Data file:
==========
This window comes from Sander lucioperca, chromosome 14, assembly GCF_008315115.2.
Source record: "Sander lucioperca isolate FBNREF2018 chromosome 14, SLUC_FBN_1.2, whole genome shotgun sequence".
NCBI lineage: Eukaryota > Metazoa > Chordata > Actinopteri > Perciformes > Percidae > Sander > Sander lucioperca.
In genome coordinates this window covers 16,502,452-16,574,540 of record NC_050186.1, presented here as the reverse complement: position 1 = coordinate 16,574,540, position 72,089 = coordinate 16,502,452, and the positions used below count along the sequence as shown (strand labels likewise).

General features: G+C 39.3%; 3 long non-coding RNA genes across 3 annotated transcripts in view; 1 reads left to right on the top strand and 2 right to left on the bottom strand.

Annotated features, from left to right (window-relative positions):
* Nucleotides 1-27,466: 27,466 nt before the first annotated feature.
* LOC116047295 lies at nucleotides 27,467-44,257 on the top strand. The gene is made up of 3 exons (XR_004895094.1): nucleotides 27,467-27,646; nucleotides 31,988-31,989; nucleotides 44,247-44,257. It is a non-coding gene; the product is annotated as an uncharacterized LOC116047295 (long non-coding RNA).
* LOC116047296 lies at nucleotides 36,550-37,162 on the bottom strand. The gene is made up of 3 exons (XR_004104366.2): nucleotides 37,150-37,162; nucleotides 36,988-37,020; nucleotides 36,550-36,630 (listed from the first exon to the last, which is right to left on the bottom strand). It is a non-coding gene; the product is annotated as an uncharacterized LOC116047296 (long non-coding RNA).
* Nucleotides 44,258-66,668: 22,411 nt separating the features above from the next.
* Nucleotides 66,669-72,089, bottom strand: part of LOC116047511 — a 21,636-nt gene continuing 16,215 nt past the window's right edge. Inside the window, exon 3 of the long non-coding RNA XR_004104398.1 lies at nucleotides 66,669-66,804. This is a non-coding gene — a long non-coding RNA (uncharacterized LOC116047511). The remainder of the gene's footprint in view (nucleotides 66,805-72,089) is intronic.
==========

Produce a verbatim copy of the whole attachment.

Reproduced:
This window comes from Sander lucioperca, chromosome 14, assembly GCF_008315115.2.
Source record: "Sander lucioperca isolate FBNREF2018 chromosome 14, SLUC_FBN_1.2, whole genome shotgun sequence".
NCBI lineage: Eukaryota > Metazoa > Chordata > Actinopteri > Perciformes > Percidae > Sander > Sander lucioperca.
In genome coordinates this window covers 16,502,452-16,574,540 of record NC_050186.1, presented here as the reverse complement: position 1 = coordinate 16,574,540, position 72,089 = coordinate 16,502,452, and the positions used below count along the sequence as shown (strand labels likewise).

General features: G+C 39.3%; 3 long non-coding RNA genes across 3 annotated transcripts in view; 1 reads left to right on the top strand and 2 right to left on the bottom strand.

Annotated features, from left to right (window-relative positions):
* Nucleotides 1-27,466: 27,466 nt before the first annotated feature.
* LOC116047295 lies at nucleotides 27,467-44,257 on the top strand. The gene is made up of 3 exons (XR_004895094.1): nucleotides 27,467-27,646; nucleotides 31,988-31,989; nucleotides 44,247-44,257. It is a non-coding gene; the product is annotated as an uncharacterized LOC116047295 (long non-coding RNA).
* LOC116047296 lies at nucleotides 36,550-37,162 on the bottom strand. The gene is made up of 3 exons (XR_004104366.2): nucleotides 37,150-37,162; nucleotides 36,988-37,020; nucleotides 36,550-36,630 (listed from the first exon to the last, which is right to left on the bottom strand). It is a non-coding gene; the product is annotated as an uncharacterized LOC116047296 (long non-coding RNA).
* Nucleotides 44,258-66,668: 22,411 nt separating the features above from the next.
* Nucleotides 66,669-72,089, bottom strand: part of LOC116047511 — a 21,636-nt gene continuing 16,215 nt past the window's right edge. Inside the window, exon 3 of the long non-coding RNA XR_004104398.1 lies at nucleotides 66,669-66,804. This is a non-coding gene — a long non-coding RNA (uncharacterized LOC116047511). The remainder of the gene's footprint in view (nucleotides 66,805-72,089) is intronic.